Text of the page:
Did you know the origins of these twelve popular Holiday Decorations?
In 1828, the Mexican poinsettia plant was introduced to Americans by our first ambassador to Mexico, Dr. Joel Poinsett. The decorative plant was revered for its green and red leaves that offer a bright addition to the monochromatic winter landscape. The complimentary color pair of red and green is visually stimulating to the optic nerve when coupled together making the poinsettia plant an attractive addition to any holiday décor.
2. Mistletoe and holly
Mistletoe’s pagan origins and holly’s Christian symbolism have made the two plants rivals for centuries. Mistletoe was associated with the Norse goddess of love (which explains all the kissing) while Christians promoted holly for its connection to Christ. Holly’s thorny green leaves recall the crown of thorns. Its evergreen color signifies eternal life and the prominent blood red berries remind us of Christ’s blood during his suffering. In Colonial America, holly sprigs decorated holiday church pews, tavern walls, and windowpanes from the start of Advent through the Epiphany (January 6).
3. Candy canes
Made in the form of a shepherd’s crook, the candy canes were first introduced to the French court of King Louis XV in the early 1700s. Candy canes were used a bribe to keep children quiet during long Christmas church services. Candy canes were made in alternating red and white colors to recall the red of Jesus’ sacrificial blood and the white of the purity of the Virgin Mary and the fallen snow.
4. Della Robbia wreaths
The works of Renaissance master, Luca della Robbia were highlighted with fruit wreaths in the 15th Century. Della Robbia wreaths featured green apples, oranges, lemons, and pineapples. The wreath’s ornamental apples symbolized the family and fertility, the oranges paid homage to the womb of the Virgin Mary, lemons signified friendship, and pineapples are longstanding signs of hospitality.
In the 4th Century AD, Pope Julius I deemed December 25 as the official date of Christmas so the holiday would coincide with winter festivals. Brought indoors by Germanic peoples dating back to the 7th Century, evergreens are popular for their sweet fragrance and rich color. Trees, boughs, and garlands decorated hearths, doorways, and railings. Strung with pinecones, fruits, and berries, extravagant garlands welcomed winter into warm and aromatic homes.
6. Kissing ball
The kissing ball is a Colonial American invention. Made of seasonal greens suspended by a red ribbon. Kissing balls were prominent symbols during December’s festivities. At the center of seasonal parties and weddings, the kissing ball suggested the happy mood when December offered freedom from chores associated with farming. The fragrant scent of these evergreen or boxwood balls were welcomed additions to any home.
7. Fruit rings, pomanders, pyramids
Fruit pyramids, rings, and aromatic pomanders dating back to the Colonial period were among the delights of a holiday home. Scents of fresh fruit and spices lingered from the table top fruit pyramids suggesting architecture. Sweet smelling fruit pomanders were prominently hung front and center in a home’s entry foyer. Enhanced with whole cloves, pomanders and pyramids of oranges, limes, or lemons hung over doorways and in stairwells to give busy areas of a home a lovely scent. They were used to ward off foul odors that were thought to bring illness into a home in winter.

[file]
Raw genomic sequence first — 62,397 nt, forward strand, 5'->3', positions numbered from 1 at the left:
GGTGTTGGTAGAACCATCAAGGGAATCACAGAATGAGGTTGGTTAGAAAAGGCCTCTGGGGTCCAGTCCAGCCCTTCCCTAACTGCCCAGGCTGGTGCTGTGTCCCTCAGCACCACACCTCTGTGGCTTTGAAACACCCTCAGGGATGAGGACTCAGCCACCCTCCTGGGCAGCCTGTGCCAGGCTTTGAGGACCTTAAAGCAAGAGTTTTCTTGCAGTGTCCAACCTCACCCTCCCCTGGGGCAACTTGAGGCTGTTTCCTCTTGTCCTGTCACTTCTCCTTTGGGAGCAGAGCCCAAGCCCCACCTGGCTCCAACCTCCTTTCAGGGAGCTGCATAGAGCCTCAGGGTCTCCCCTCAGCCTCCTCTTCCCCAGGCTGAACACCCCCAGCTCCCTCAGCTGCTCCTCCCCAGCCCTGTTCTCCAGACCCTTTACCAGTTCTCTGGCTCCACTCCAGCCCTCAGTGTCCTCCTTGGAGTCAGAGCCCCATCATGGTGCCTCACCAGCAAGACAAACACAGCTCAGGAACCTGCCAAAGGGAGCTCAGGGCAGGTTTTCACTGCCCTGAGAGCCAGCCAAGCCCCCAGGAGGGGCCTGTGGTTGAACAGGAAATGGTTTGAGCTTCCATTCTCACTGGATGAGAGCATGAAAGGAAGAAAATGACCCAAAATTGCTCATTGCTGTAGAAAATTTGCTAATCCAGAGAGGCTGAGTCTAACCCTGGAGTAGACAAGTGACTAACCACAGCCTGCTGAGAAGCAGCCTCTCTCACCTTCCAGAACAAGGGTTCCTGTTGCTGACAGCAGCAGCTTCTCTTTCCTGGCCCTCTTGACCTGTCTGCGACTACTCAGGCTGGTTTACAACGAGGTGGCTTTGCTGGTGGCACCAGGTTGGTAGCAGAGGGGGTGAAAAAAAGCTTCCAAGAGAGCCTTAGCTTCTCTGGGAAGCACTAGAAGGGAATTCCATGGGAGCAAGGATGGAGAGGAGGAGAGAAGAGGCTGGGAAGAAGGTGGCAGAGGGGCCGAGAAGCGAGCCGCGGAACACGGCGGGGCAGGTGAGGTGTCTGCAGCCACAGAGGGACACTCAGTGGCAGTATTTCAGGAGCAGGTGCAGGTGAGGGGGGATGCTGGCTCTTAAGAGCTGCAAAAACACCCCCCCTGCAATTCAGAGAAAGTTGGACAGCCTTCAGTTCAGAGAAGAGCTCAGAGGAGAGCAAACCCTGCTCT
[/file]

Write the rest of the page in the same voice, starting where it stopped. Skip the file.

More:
8. Gift wrap and 9. Holiday bows
Greeting card tycoon, Joyce C. Hall of Hallmark is credited with introducing the world to modern-day gift wrap.
In December of 1917, a Hallmark store in Kansas City, MO sold out of the traditional red and green tissue paper used for wrapping gifts. To satisfy holiday demand for wrapping paper, the Hallmark store offered customers decorative, printed, envelope-lining paper instead. The full size sheets sold quickly at 10 cents each. By Christmas 1918, Hallmark was charging 25 cents per sheet and a holiday wrapping tradition was born. In the 1930s, Hallmark’s introduced another holiday wrapping item, the Hall Sheen ribbon which stuck to gift wrapped box when licked.
10. Christmas cards
British businessmen, John Horsley and Sir Henry Cole introduced the first Christmas card in 1843 and coined the phrase, “Merry Christmas and a Happy New Year”.
A rare Christmas card—one of the first ever made--sold at a London, England auction for nearly $10,000 a few years ago.
11. Holiday postage stamp
With a value of 4 cents for first class postage, American Christmas stamp was introduced in 1962. It featured lit candles and a wreath. Today, the USPS offers two first class stamps for the holiday season: one religious and one secular.
12. Snow globes
Introduced in France, the snow globe was a successor to the glass paperweight. Made of heavy lead glass domes placed over ceramic tableaus, snow globes got worldwide attention following the 1889 International Exposition in Paris. At the Paris Expo, organizers featured a snow globe souvenir with a model of the newly constructed Eiffel Tower inside.
By the 1900s, Central European artisans exported the glass domes that they blew to protect clockwork movements from dust to the snow globe industry in America. Later, snow globes were mass-produced in America thanks to a Pittsburgh's own Joseph Garajha. Garajha’s snow globe patent featured an innovative base that allowed the water-filled and sealed globes to screw into a base unit like a light bulb. The 'snow' was made of bone and porcelain chips or non-soluble soap flakes. Today, ‘snow' is made from tiny pieces of plastic and enhanced with distilled water and glycerin to make the water denser which makes the flakes appear to realistically hover just as snowflakes fall.